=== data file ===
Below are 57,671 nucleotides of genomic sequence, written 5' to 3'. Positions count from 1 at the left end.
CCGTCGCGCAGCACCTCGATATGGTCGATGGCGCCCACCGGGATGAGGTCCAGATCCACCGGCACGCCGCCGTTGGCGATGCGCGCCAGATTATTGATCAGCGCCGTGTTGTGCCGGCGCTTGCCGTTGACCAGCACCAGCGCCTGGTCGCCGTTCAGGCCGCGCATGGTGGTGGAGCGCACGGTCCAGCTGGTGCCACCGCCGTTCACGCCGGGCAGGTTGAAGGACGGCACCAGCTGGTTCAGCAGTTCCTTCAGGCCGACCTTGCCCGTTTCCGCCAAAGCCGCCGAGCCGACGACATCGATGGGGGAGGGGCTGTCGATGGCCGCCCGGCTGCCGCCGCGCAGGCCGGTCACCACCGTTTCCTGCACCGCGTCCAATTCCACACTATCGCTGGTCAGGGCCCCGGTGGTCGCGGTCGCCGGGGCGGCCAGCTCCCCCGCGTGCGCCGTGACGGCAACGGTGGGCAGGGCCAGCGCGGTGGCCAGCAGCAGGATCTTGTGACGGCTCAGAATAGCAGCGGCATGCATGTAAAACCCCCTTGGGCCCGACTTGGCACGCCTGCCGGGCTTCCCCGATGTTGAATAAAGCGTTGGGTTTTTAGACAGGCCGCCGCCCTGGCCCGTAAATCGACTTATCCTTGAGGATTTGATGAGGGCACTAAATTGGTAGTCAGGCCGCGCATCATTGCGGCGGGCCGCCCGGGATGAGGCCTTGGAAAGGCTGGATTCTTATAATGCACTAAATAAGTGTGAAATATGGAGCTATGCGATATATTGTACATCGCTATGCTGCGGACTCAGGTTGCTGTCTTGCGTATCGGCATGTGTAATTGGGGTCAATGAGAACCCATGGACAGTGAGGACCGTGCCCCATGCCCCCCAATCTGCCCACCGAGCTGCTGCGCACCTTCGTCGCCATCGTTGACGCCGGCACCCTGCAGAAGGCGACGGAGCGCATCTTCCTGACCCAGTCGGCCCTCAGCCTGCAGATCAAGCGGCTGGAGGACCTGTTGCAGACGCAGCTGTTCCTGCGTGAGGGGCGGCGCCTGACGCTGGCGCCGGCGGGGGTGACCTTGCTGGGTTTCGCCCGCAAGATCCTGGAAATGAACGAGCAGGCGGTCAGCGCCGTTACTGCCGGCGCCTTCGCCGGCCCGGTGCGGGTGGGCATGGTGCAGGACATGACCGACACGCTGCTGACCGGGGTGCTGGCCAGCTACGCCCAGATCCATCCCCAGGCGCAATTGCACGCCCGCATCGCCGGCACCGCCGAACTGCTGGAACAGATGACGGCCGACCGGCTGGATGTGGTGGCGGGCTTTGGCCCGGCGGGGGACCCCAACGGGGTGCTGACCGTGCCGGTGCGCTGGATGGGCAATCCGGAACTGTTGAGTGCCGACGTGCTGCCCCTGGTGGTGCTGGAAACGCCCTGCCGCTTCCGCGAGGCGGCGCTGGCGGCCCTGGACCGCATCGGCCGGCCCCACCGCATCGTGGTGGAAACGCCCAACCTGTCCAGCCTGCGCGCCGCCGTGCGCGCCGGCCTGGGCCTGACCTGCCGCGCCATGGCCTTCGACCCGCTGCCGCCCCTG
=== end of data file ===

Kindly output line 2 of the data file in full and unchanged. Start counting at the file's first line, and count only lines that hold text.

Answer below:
CCGTCGCGCAGCACCTCGATATGGTCGATGGCGCCCACCGGGATGAGGTCCAGATCCACCGGCACGCCGCCGTTGGCGATGCGCGCCAGATTATTGATCAGCGCCGTGTTGTGCCGGCGCTTGCCGTTGACCAGCACCAGCGCCTGGTCGCCGTTCAGGCCGCGCATGGTGGTGGAGCGCACGGTCCAGCTGGTGCCACCGCCGTTCACGCCGGGCAGGTTGAAGGACGGCACCAGCTGGTTCAGCAGTTCCTTCAGGCCGACCTTGCCCGTTTCCGCCAAAGCCGCCGAGCCGACGACATCGATGGGGGAGGGGCTGTCGATGGCCGCCCGGCTGCCGCCGCGCAGGCCGGTCACCACCGTTTCCTGCACCGCGTCCAATTCCACACTATCGCTGGTCAGGGCCCCGGTGGTCGCGGTCGCCGGGGCGGCCAGCTCCCCCGCGTGCGCCGTGACGGCAACGGTGGGCAGGGCCAGCGCGGTGGCCAGCAGCAGGATCTTGTGACGGCTCAGAATAGCAGCGGCATGCATGTAAAACCCCCTTGGGCCCGACTTGGCACGCCTGCCGGGCTTCCCCGATGTTGAATAAAGCGTTGGGTTTTTAGACAGGCCGCCGCCCTGGCCCGTAAATCGACTTATCCTTGAGGATTTGATGAGGGCACTAAATTGGTAGTCAGGCCGCGCATCATTGCGGCGGGCCGCCCGGGATGAGGCCTTGGAAAGGCTGGATTCTTATAATGCACTAAATAAGTGTGAAATATGGAGCTATGCGATATATTGTACATCGCTATGCTGCGGACTCAGGTTGCTGTCTTGCGTATCGGCATGTGTAATTGGGGTCAATGAGAACCCATGGACAGTGAGGACCGTGCCCCATGCCCCCCAATCTGCCCACCGAGCTGCTGCGCACCTTCGTCGCCATCGTTGACGCCGGCACCCTGCAGAAGGCGACGGAGCGCATCTTCCTGACCCAGTCGGCCCTCAGCCTGCAGATCAAGCGGCTGGAGGACCTGTTGCAGACGCAGCTGTTCCTGCGTGAGGGGCGGCGCCTGACGCTGGCGCCGGCGGGGGTGACCTTGCTGGGTTTCGCCCGCAAGATCCTGGAAATGAACGAGCAGGCGGTCAGCGCCGTTACTGCCGGCGCCTTCGCCGGCCCGGTGCGGGTGGGCATGGTGCAGGACATGACCGACACGCTGCTGACCGGGGTGCTGGCCAGCTACGCCCAGATCCATCCCCAGGCGCAATTGCACGCCCGCATCGCCGGCACCGCCGAACTGCTGGAACAGATGACGGCCGACCGGCTGGATGTGGTGGCGGGCTTTGGCCCGGCGGGGGACCCCAACGGGGTGCTGACCGTGCCGGTGCGCTGGATGGGCAATCCGGAACTGTTGAGTGCCGACGTGCTGCCCCTGGTGGTGCTGGAAACGCCCTGCCGCTTCCGCGAGGCGGCGCTGGCGGCCCTGGACCGCATCGGCCGGCCCCACCGCATCGTGGTGGAAACGCCCAACCTGTCCAGCCTGCGCGCCGCCGTGCGCGCCGGCCTGGGCCTGACCTGCCGCGCCATGGCCTTCGACCCGCTGCCGCCCCTG